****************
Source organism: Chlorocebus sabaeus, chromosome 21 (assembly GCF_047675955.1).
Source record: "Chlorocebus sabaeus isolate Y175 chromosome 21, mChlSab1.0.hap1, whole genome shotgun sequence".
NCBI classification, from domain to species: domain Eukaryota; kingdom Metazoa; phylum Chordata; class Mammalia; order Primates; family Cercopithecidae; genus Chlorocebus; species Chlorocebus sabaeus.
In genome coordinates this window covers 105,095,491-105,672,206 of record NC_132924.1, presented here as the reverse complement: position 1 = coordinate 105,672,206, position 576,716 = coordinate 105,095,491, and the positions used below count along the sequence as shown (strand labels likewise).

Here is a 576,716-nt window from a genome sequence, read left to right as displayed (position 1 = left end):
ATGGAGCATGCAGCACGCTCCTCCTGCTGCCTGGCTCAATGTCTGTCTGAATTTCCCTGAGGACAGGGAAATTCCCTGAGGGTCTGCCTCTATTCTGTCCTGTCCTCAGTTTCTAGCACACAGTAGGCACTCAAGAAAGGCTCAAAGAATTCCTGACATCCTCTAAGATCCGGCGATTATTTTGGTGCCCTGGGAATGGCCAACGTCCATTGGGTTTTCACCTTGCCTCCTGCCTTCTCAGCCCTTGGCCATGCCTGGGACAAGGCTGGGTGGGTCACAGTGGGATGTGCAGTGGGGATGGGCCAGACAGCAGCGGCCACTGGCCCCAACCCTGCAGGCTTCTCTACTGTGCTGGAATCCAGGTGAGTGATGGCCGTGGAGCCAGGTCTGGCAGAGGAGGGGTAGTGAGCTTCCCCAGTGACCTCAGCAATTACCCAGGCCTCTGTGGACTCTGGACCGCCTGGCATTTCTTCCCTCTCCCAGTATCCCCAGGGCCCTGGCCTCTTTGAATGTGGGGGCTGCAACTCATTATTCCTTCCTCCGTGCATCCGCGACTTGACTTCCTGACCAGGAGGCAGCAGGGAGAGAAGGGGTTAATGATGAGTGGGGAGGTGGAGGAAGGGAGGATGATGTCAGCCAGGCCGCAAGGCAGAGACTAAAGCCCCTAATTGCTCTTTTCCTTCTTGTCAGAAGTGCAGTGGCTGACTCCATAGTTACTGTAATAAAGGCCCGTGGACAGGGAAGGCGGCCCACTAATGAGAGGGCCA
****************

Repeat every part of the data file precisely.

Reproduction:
Source organism: Chlorocebus sabaeus, chromosome 21 (assembly GCF_047675955.1).
Source record: "Chlorocebus sabaeus isolate Y175 chromosome 21, mChlSab1.0.hap1, whole genome shotgun sequence".
NCBI classification, from domain to species: domain Eukaryota; kingdom Metazoa; phylum Chordata; class Mammalia; order Primates; family Cercopithecidae; genus Chlorocebus; species Chlorocebus sabaeus.
In genome coordinates this window covers 105,095,491-105,672,206 of record NC_132924.1, presented here as the reverse complement: position 1 = coordinate 105,672,206, position 576,716 = coordinate 105,095,491, and the positions used below count along the sequence as shown (strand labels likewise).

Here is a 576,716-nt window from a genome sequence, read left to right as displayed (position 1 = left end):
ATGGAGCATGCAGCACGCTCCTCCTGCTGCCTGGCTCAATGTCTGTCTGAATTTCCCTGAGGACAGGGAAATTCCCTGAGGGTCTGCCTCTATTCTGTCCTGTCCTCAGTTTCTAGCACACAGTAGGCACTCAAGAAAGGCTCAAAGAATTCCTGACATCCTCTAAGATCCGGCGATTATTTTGGTGCCCTGGGAATGGCCAACGTCCATTGGGTTTTCACCTTGCCTCCTGCCTTCTCAGCCCTTGGCCATGCCTGGGACAAGGCTGGGTGGGTCACAGTGGGATGTGCAGTGGGGATGGGCCAGACAGCAGCGGCCACTGGCCCCAACCCTGCAGGCTTCTCTACTGTGCTGGAATCCAGGTGAGTGATGGCCGTGGAGCCAGGTCTGGCAGAGGAGGGGTAGTGAGCTTCCCCAGTGACCTCAGCAATTACCCAGGCCTCTGTGGACTCTGGACCGCCTGGCATTTCTTCCCTCTCCCAGTATCCCCAGGGCCCTGGCCTCTTTGAATGTGGGGGCTGCAACTCATTATTCCTTCCTCCGTGCATCCGCGACTTGACTTCCTGACCAGGAGGCAGCAGGGAGAGAAGGGGTTAATGATGAGTGGGGAGGTGGAGGAAGGGAGGATGATGTCAGCCAGGCCGCAAGGCAGAGACTAAAGCCCCTAATTGCTCTTTTCCTTCTTGTCAGAAGTGCAGTGGCTGACTCCATAGTTACTGTAATAAAGGCCCGTGGACAGGGAAGGCGGCCCACTAATGAGAGGGCCA